North Korea’s fourth nuclear test may be its most consequential, but the world is limited in how far it can respond because China must be on board.
Though the Obama administration disputed North Korea’s assertion that it had tested a hydrogen bomb, which would be the most powerful nuclear weapon the country has ever tested, the act violated international treaties, showing that measures to rein in Pyongyang have failed.
Still, unless North Korea’s powerful backer, China, agrees to change course and strengthen sanctions in a way that hampers Pyongyang’s economy and brings the regime near collapse, nuclear experts say the the country’s young leader, Kim Jong-un, will remain undeterred.
“Basically, North Korea is committed to developing a nuclear weapons program, and we don’t have the policy tools to convince them or force them to give it up,” said Gary Samore, President Barack Obama’s former chief adviser on nuclear policy.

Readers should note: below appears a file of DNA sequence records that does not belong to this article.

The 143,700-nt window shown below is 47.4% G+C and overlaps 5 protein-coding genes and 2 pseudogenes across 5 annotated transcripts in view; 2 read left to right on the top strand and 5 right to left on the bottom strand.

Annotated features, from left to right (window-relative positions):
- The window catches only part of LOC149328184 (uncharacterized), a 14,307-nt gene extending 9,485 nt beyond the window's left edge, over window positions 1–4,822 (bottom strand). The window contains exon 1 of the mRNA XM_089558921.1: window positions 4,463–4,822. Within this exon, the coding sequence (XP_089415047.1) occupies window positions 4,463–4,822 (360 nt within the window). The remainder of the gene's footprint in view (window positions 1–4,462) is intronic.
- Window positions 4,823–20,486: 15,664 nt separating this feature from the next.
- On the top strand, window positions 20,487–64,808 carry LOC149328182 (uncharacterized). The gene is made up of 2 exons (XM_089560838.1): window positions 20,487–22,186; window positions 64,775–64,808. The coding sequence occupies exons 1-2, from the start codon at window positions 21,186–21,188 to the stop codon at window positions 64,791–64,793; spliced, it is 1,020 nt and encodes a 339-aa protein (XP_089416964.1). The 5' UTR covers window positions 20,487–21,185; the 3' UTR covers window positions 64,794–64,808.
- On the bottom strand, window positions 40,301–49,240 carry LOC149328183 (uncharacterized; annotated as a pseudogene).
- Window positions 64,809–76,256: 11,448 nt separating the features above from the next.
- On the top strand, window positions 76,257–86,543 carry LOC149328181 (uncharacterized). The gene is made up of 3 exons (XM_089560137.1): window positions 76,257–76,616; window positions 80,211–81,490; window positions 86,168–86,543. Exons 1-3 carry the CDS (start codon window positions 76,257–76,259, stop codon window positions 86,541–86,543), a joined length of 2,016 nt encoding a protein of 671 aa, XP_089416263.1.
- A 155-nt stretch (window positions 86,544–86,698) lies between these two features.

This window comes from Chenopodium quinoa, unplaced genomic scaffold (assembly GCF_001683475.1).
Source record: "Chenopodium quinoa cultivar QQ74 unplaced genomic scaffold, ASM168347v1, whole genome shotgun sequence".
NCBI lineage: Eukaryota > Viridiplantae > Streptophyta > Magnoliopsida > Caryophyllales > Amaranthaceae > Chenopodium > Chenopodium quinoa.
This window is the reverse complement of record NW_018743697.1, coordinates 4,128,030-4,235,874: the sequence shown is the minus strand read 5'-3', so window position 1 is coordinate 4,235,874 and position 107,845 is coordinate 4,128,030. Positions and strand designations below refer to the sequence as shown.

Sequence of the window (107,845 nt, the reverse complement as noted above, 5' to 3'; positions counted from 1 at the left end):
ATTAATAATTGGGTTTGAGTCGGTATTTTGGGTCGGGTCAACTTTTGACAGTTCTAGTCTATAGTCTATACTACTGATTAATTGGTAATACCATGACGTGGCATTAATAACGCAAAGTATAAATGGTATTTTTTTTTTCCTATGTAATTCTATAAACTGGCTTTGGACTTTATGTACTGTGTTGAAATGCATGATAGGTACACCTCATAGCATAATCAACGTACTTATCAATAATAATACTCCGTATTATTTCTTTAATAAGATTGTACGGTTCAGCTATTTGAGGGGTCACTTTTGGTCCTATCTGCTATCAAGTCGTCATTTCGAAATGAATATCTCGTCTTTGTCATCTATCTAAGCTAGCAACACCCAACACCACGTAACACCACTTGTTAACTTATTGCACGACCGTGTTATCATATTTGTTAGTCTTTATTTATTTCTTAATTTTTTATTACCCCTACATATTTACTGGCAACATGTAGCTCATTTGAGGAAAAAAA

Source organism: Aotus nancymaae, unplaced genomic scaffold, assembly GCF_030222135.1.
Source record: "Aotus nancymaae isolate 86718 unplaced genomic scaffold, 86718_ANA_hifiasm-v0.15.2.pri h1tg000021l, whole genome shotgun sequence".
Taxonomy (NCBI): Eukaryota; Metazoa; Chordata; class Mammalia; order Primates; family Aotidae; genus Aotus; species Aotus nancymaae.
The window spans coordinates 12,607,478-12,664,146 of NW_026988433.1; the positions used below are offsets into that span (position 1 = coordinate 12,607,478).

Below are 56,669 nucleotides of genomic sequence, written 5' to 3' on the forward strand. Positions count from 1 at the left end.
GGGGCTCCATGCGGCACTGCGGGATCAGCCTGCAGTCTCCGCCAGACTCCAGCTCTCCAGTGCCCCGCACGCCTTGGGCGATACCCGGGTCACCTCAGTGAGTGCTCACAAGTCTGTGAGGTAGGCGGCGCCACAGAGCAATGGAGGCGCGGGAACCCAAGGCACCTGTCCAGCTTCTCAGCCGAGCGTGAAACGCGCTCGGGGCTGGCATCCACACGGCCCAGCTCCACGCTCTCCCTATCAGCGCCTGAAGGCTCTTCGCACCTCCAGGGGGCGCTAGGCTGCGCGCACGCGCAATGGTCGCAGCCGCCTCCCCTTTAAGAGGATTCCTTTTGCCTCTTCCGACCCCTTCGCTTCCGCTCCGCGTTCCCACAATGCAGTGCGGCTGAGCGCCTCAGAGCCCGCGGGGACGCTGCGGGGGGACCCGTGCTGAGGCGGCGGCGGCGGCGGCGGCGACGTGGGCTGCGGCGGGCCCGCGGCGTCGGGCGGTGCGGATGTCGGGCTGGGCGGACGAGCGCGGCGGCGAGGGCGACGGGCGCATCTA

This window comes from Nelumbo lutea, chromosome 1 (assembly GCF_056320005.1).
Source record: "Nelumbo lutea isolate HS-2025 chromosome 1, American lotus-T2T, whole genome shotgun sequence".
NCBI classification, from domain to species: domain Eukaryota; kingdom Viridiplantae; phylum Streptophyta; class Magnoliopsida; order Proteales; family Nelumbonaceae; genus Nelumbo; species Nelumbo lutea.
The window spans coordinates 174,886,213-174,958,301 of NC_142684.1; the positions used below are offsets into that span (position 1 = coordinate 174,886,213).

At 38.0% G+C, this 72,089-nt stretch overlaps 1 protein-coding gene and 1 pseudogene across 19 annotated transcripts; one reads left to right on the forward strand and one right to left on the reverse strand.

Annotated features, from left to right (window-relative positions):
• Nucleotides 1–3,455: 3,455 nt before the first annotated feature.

“If you look at the tools available and the magnitude of the problem, it can’t be resolved as long as the North Korean regime survives,” Samore continued in an interview with The Daily Signal.
“The best we can do is slow down and delay program, and I think we have done that.”
Bruce Klinger of the Heritage Foundation, who served as the CIA’s deputy division chief for Korea analysis, argues that the Obama administration is not “fully implementing” U.S. laws against North Korea.
“Obama has said North Korea is the most heavily sanctioned country in the world, and there’s not much more we can do, but that’s not true,” Klinger told The Daily Signal. “We are not making the pain strong enough for North Korea to change policy. This administration has had a policy of timid incrementalism. But under existing U.S. law, there are things we can do, because we have done them to other countries.”
Samore said Obama’s strategy to confront North Korea has been similar to those of past presidents, whose diplomatic overtures were frustrated by a regime that ignores international pressure, while the most powerful potential partner in that effort, China, has proved unwilling to take major action.
“What’s remarkable is how consistent U.S. policy has been over last three presidents, and how consistently it has failed,” said Samore, who also worked on nuclear issues in the Clinton and Reagan administrations. “We are really limited in what we can do as long as China has fundamentally different national interests.”
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